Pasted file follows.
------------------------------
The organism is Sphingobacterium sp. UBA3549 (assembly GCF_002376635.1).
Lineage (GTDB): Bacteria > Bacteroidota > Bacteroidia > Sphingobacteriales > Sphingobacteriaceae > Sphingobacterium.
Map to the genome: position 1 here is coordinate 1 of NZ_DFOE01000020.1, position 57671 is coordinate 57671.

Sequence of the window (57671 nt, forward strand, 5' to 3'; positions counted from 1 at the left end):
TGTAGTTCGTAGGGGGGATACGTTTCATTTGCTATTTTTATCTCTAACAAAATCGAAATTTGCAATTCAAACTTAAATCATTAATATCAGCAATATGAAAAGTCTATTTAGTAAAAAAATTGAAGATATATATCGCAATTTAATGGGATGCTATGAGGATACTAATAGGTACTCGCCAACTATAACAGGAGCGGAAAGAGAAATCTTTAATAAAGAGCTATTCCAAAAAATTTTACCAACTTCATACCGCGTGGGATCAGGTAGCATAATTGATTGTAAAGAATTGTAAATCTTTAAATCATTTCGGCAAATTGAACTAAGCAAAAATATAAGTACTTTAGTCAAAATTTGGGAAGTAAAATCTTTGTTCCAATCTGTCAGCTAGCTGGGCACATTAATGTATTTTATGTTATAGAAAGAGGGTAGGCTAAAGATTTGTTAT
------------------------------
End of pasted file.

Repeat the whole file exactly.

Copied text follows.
The organism is Sphingobacterium sp. UBA3549 (assembly GCF_002376635.1).
Lineage (GTDB): Bacteria > Bacteroidota > Bacteroidia > Sphingobacteriales > Sphingobacteriaceae > Sphingobacterium.
Map to the genome: position 1 here is coordinate 1 of NZ_DFOE01000020.1, position 57671 is coordinate 57671.

Sequence of the window (57671 nt, forward strand, 5' to 3'; positions counted from 1 at the left end):
TGTAGTTCGTAGGGGGGATACGTTTCATTTGCTATTTTTATCTCTAACAAAATCGAAATTTGCAATTCAAACTTAAATCATTAATATCAGCAATATGAAAAGTCTATTTAGTAAAAAAATTGAAGATATATATCGCAATTTAATGGGATGCTATGAGGATACTAATAGGTACTCGCCAACTATAACAGGAGCGGAAAGAGAAATCTTTAATAAAGAGCTATTCCAAAAAATTTTACCAACTTCATACCGCGTGGGATCAGGTAGCATAATTGATTGTAAAGAATTGTAAATCTTTAAATCATTTCGGCAAATTGAACTAAGCAAAAATATAAGTACTTTAGTCAAAATTTGGGAAGTAAAATCTTTGTTCCAATCTGTCAGCTAGCTGGGCACATTAATGTATTTTATGTTATAGAAAGAGGGTAGGCTAAAGATTTGTTAT